posted on Aug, 21 2013 @ 06:11 PM
I had a seriously hard time believing this is real.
How is that not essentially a concentration camp -- a camp of people concentrated in one place, unable to go or leave at will, based on some arbitrary
If we send them all to a foodless desert area we can call it a "reservation" instead.
Let me tell you a true story. This was one of those defining moments of realization in my life.
In late 1991 I was living in Ventura California USA. I was a corporate officer in a tiny R&D company (a whole conspiracy topic of its own lol -- but
only the corporate sort, not the woo sort), but we were still investor dependent. I will not bore you with the ridiculous IRS/tax court story which is
yet another stupid-government story (having to do with investing and tax laws, not the company, except that some of the people affected were our
investors), except to say that as a result, for a period we were seriously low on money for payroll.
Since I was going through a stage in my life where I was mourning the childhood I never really had, the CEO and I came to a deal: I would work
semi-part time, he would give me a place to stay no expenses with his family for a few months, and then he would give me a bulk sum, and I could
either use that to get a decent place to stay, or whatever. My vehicle had died utterly and I thought I'd buy a used vehicle with it, and then I got
the bright idea to buy an RV-Van conversion -- the max length and height you can have in a van. When I was young in the 70s, I knew several people who
lived in their vans (note: Ventura had a huge Grateful Dead contingent and is a beach city, so this kind of thing was not too shocking the way it
would be in colder, less hippy regions). I loved the idea of having a vehicle I could drive anywhere, and stay in if I had to.
So all this occurred as planned, and I invested a good sum into really dressing it up inside. I usually lived with a couple different friends in that
period I was very close to, but once in awhile I would stay in the van as well. I had my sailboard in there, my Doors and Jimi tie-dye posters and my
guitar, what more did I need? LOL
One day I was parked down by the railroad tracks awaiting a friend to come home, who lived in the very bad neighborhood there. I had my door open and
was playing guitar and a variety of people wandered up to see me. The riverbed was filled with homeless people. They weren't "allowed" a
shantytown, so it was more a matter of showing up in the dark and sleeping in your personal box, tent, whatever, and being gone by morning light.
Sometimes I'd park there, share my food with a few folks, but it started freaking me out that a lot of the people were younger men -- one I even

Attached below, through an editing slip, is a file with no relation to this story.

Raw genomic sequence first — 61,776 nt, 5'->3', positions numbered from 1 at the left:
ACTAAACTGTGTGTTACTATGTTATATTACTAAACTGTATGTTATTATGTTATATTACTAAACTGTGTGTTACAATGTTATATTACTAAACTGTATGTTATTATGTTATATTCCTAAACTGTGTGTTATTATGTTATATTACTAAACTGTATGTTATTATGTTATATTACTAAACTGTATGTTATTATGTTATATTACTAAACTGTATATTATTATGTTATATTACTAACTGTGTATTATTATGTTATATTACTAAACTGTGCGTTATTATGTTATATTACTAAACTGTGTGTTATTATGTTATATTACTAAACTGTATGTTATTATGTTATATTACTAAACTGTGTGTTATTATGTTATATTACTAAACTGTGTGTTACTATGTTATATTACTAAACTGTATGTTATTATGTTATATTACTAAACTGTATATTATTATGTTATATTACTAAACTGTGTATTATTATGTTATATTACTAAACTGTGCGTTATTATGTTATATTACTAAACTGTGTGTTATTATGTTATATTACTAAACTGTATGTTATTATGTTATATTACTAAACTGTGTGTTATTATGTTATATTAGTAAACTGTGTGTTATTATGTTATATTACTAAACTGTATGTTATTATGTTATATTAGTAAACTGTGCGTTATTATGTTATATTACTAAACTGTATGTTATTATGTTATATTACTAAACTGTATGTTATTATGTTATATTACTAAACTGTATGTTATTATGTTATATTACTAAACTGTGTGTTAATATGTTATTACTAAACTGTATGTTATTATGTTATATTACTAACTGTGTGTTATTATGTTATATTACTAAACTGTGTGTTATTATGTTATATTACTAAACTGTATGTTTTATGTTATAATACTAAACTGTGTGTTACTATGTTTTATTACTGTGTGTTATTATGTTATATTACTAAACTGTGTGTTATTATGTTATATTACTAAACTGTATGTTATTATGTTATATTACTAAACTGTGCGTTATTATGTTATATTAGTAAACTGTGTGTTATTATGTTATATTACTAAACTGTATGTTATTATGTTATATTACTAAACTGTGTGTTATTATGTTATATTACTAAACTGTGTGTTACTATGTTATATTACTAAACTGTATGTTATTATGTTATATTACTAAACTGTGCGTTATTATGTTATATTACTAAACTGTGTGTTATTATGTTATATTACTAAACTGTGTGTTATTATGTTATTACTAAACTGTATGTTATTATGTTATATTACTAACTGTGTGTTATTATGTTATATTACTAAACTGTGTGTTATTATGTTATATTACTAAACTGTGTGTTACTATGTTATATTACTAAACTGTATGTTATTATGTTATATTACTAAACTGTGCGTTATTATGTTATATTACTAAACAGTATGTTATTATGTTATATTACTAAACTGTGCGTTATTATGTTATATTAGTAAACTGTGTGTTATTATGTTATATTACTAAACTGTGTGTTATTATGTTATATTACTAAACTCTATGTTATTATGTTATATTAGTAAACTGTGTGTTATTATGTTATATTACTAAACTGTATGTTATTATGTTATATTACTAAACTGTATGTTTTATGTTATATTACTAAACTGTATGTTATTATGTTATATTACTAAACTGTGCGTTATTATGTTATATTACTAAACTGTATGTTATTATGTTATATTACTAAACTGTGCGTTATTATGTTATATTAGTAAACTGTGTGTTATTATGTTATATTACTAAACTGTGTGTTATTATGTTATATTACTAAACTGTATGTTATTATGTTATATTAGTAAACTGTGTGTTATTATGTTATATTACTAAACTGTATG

recognized from high school! I would ask them, what the hell? Why are you living in the dry riverbed?! And they'd say things like, well I lost my job
and then I ended up evicted and then I couldn't get a job because I didn't have a phone number and couldn't say I had secure transportation and so
on. Or other versions of this, including, well I didn't have enough cash for first month rent, last month rent, security deposit, plus good credit
(note: not all 3 of the first were already required but they usually just scaled one up to amount to the same thing) so it's just never worked out,
any other option. After awhile they would be clearly demoralized, constant malnutrition was obviously doing a number on them, not to mention the other
psychological issues that come with that.
Well I was thinking that was sure too bad, and noticing that every single person my parents knew had already fled California. (When I moved from there
a few years later, it cost 300% more to rent a moving trailer out of the state than into it, the flood of immigrants going outward was so huge. Ask
almost anybody in the next couple levels of states that surround CA and they'll tell you about how CA's flood of immigrants wiped out their real
estate markets and so on.) I would sit sometimes in a parking space near an intersection and watch all these $30,000 cars going by and I'd be
thinking, what the heck? Where does everybody GET all this money?! I mean, I had a good job ok, way better than most people my age at the time, better
even than most people who had one or two degrees I didn't have. I was definitely not poor by any measure. But I certainly couldn't afford a car that
costs that much. And in that region, it's the definition of tourist trap, you can't afford to stay and can't afford to leave, a big bulk of the
jobs are retail/banking/food, so it's not like the average payroll was high. I told myself that if anything ever happened to my job, I needed to
escape to another state as fast as I could, while I still could, or I'd be living under the bridge with the others.
So one night a couple months after that period, I decided to park in the business-industrial district.
To be continued